Earcons meaning, earcons are easy to build and


type of representation in auditory interface is earcons. Earcons are defined as
“nonverbal audio messages used in the human-computer interface to provide
information to the user about some computer object, operation or interaction”
(Blattner et al as cited in Jacko, 1996) while Brewster et al. (as cited by
Garzonis, Jones, Jay & O’Neill, 2009) added a description on earcons as “abstract,
musical tones that can be used in structured combinations to create
auditory  messages”, “composed of short,
rhythmic sequences of pitches with variable intensity, timbre and register”.”
Jacko mentioned in his study that these pitches, timbre and register are
elements of motives which are considered as the important features. Unlike
auditory icons which have direct relationship between the event and sound,
earcons use arbitrary audio signal which is unpredictable to symbolize an event
(Sodnik et al., 2008). This means that users do not understand the earcons as
they heard it for the first time because of unfamiliarity. As earcons applies a
lot of unfamiliar features, users are required to study the connection between
earcons and the events they are linked with as they lack in the ability to
provide a meaningful relationship within the earcons and computer events
(Garzonis et al., 2009).

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Jacko’s study, there are two types of earcons which are compound earcons and
family earcons. Compound earcons are the most familiar and simplest type of
earcons. It may represent an action of computer such as ‘open’ and an object in
computer like ‘file’. Unlike compound earcons, family earcons are more
influential and basically has hierarchical structure. Thus, because of that
feature, that family earcons are most suitable used for menu systems that are
hierarchical. For example, syntax error and system error would be in the same
group of family earcons which is ‘Error’. As the function of computer and
earcons are mapped arbitrarily, they are problematic for users and system
designers to recognize the relationship. However, as mentioned previously, the
pitches, timbre and register are the useful features to achieve the higher recognition
level (Brewster as cited in Jacko, 1996). These features must be used carefully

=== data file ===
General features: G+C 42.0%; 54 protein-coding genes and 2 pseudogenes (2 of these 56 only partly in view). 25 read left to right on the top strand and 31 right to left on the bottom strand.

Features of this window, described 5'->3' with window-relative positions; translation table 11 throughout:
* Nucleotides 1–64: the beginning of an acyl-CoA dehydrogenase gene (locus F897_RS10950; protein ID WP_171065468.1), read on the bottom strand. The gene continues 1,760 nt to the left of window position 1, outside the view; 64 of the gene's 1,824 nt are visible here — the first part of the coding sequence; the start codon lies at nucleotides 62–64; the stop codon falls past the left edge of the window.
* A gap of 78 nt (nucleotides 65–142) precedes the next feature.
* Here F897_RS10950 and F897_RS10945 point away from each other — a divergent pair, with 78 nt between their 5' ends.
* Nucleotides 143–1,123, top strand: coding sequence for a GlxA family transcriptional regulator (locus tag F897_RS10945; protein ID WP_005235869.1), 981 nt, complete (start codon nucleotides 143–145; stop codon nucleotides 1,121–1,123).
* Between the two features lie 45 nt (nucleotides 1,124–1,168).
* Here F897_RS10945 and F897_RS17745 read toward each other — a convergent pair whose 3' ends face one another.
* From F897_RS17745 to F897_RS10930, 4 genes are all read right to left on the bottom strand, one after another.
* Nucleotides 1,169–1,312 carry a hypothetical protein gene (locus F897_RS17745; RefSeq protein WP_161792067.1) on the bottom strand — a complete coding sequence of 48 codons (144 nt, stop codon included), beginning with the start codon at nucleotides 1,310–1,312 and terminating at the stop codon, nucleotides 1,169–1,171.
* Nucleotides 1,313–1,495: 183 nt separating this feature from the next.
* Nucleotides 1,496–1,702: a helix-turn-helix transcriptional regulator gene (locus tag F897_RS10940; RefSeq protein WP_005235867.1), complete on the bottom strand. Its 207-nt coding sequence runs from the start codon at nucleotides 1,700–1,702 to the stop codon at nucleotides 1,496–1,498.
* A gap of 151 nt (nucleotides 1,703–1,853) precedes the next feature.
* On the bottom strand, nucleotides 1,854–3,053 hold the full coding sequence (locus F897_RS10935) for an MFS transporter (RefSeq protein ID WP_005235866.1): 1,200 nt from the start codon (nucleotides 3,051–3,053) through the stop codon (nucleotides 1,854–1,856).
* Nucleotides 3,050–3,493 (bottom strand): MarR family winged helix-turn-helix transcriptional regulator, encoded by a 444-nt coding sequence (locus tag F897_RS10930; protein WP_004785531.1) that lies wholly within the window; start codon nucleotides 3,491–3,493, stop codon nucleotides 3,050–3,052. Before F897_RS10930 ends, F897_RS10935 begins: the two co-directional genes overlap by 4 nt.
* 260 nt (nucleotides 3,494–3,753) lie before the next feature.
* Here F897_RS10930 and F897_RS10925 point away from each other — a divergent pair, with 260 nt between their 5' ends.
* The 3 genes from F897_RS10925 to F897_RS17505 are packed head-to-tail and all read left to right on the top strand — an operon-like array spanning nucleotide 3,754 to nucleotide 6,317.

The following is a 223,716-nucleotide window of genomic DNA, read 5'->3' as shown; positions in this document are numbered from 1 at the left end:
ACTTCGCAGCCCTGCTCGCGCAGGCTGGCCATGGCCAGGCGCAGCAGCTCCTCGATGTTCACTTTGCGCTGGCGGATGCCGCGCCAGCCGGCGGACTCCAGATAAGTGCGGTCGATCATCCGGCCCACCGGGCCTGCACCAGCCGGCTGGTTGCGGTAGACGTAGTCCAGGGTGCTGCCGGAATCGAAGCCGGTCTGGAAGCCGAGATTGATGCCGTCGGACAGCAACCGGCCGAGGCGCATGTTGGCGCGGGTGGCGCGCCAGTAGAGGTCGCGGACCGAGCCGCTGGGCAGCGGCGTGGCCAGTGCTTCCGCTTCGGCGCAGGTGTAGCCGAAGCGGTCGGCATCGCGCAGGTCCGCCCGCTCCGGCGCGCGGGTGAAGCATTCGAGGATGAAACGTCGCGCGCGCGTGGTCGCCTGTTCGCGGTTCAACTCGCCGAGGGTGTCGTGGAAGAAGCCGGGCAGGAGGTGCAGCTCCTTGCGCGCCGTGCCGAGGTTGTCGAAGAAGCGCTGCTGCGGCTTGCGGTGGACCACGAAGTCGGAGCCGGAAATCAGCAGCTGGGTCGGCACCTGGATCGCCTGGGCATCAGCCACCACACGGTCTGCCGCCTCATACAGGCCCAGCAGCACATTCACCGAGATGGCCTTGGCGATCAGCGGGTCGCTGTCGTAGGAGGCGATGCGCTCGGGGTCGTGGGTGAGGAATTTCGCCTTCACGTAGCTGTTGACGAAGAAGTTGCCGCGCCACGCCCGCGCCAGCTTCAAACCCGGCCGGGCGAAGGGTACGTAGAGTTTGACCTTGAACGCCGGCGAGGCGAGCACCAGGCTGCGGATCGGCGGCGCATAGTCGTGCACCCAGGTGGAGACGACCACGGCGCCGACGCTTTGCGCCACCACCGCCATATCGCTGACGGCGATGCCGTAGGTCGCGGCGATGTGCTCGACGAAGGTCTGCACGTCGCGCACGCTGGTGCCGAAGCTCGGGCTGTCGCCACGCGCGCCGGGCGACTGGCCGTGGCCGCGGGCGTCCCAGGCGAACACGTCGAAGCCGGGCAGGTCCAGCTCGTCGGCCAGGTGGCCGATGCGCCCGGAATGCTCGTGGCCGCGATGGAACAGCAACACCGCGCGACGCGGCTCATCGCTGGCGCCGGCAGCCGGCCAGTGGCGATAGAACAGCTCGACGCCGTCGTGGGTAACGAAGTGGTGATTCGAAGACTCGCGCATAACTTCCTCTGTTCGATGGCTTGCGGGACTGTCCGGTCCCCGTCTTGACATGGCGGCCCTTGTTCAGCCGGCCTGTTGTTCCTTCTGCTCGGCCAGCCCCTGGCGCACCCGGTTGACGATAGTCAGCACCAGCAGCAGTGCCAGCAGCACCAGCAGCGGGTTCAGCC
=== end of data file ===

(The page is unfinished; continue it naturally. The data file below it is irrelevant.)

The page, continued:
so that there are no ‘slip-off’ errors when earcons are employed with graphical
buttons on computer interfaces.

the troubles in understanding the relationships between earcons and their
meaning, earcons are easy to build and have better accuracy than auditory icons
in presenting information.



            Sodnik et al. (2008) defined spearcons as “audio cues
generated by converting the text of a menu item to speech and then speeding up
the resulting audio clip until it is no longer comprehensible as speech”. For
clarification, spearcons are produced by converting the text labelled on
interface menu to speech using text-to-speech (TTS). Then, the spoken menu item
is the spearcons. The term spearcons in comes from the words speech and
earcons. This means that the two elements are combined to become a new hybrid
auditory cue with both features. Meanwhile, in Walker’s study (as cited in
Sodnik et al., 2008), it is proven that a combination of spearcons and spoken
menu text is powerful than earcons. This is because in the same study, auditory
icons, earcons and spearcons have been compared together in menu navigation
problem where spearcons showed a slightly shorter learning rates by users. The
study also showed that spearcons are easy and fast to learn by users.

conclude, each of the representation in auditory interfaces are depending on
the different situation to works well for users. As an example, spearcons, are
more useful when a system uses audio-based navigation in the computer
interface. Thus, it is important to choose which audio interfaces
representation is suitable to minimize users’ frustration when using the system
and at the same time increasing their recognition and learning rates.